And then there is my friend, Jennifer Benavides. If you are reading this, it’s because of her. There would not, could not be a “Bless Your Heart” blog, a “Digging Deep” study, or a Colley House website were it not for the freely offered technical services of Jennifer. She will not want to post this for me. She never wants any mention or any recognition of any kind. But tonight, as I write this, Jennifer has begun her trip to San Antonio, where she will sit in a waiting room with her dear mother and await the doctor’s report following a difficult surgery on her father to remove a malignant tumor. Will you join me in praying for Jennifer’s parents–the Densons, and for brother Denson’s doctors, for Jennifer and the rest of the family, and for the Benavides family here in Huntsville, who will be missing the keeper of their home for the next couple of weeks? Jennifer has prayed for many of you and I have often been strengthened by her prayers for me. I know God will give what is ultimately best, but having been by my own father’s bedside this year, I know the hope that prayer kindles in weary hearts.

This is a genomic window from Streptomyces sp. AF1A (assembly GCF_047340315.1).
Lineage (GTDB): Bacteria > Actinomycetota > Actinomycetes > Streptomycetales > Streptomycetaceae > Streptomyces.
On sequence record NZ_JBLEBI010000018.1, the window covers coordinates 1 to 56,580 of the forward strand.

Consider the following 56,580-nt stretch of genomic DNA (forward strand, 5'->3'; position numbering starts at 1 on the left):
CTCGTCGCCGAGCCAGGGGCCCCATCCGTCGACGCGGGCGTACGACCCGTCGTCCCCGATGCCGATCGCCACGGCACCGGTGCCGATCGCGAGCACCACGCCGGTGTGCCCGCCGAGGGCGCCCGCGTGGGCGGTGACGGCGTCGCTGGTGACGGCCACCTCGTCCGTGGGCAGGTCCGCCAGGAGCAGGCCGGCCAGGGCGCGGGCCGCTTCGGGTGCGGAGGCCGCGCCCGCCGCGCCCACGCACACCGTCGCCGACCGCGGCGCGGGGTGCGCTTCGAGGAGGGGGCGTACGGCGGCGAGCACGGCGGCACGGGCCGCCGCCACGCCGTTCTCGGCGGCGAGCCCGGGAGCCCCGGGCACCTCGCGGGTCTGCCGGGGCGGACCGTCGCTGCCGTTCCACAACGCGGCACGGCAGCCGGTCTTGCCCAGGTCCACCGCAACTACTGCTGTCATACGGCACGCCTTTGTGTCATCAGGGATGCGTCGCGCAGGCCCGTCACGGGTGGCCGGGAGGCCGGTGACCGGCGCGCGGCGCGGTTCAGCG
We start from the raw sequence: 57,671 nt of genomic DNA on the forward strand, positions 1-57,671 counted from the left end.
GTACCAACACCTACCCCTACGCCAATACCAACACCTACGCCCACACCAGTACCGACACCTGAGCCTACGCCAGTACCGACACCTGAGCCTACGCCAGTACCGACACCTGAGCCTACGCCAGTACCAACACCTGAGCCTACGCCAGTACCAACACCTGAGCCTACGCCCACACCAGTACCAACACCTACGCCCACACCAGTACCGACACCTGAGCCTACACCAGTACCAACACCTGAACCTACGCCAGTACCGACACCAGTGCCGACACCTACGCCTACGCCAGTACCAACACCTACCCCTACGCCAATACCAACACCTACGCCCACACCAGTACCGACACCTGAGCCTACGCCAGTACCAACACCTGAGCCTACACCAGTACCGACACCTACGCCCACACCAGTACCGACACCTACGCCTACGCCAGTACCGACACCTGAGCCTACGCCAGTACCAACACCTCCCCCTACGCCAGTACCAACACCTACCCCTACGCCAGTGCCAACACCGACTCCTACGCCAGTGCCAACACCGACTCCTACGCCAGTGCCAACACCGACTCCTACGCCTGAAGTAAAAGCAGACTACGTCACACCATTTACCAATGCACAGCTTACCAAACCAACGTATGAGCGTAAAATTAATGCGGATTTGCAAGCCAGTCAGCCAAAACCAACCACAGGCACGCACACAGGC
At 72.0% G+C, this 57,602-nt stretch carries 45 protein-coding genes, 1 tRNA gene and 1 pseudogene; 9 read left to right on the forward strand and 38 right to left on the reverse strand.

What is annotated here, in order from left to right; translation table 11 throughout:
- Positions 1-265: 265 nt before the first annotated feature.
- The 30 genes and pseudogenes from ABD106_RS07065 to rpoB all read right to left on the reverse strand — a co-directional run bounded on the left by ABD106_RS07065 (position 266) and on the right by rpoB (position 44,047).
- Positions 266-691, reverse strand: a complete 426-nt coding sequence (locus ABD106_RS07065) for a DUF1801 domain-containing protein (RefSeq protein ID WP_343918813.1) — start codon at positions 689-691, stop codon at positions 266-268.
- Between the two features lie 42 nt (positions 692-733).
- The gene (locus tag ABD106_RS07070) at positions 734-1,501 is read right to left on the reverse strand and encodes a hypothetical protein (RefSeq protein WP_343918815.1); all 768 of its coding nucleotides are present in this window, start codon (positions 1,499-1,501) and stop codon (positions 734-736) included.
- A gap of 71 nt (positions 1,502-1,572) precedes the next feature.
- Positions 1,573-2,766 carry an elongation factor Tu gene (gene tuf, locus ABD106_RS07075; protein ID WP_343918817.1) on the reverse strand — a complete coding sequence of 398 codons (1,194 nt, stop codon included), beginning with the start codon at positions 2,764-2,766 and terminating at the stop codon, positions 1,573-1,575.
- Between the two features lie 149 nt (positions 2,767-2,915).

A friend loves at all times, but a brother is born for adversity. Friends can ease burdens. Friends can show kindness. But it’s only family–family in the Lord–that can lift voices in unison before the Father’s throne when another family member is in the midst of adversity. I believe (and know in my own life) that it’s the adverse times of life—the dark times–that make us fully appreciate our place in the family and the benefits of family membership.

I’m humbled by those benefits. I would have never asked my sister to come clean my cabin. But I am truly honored and humbled by her heart of kindness. I’m truly grateful–to her and to the Lord who made us family. She is one of many who would do anything for me…really…anything. My tech-savvy Jen is another. May God help me to be half the servant I see in so many faces of my family in the Lord, particularly at West Huntsville. May I remember, when I do it to the least of these my sisters, I also do it to my older brother. His name is Jesus.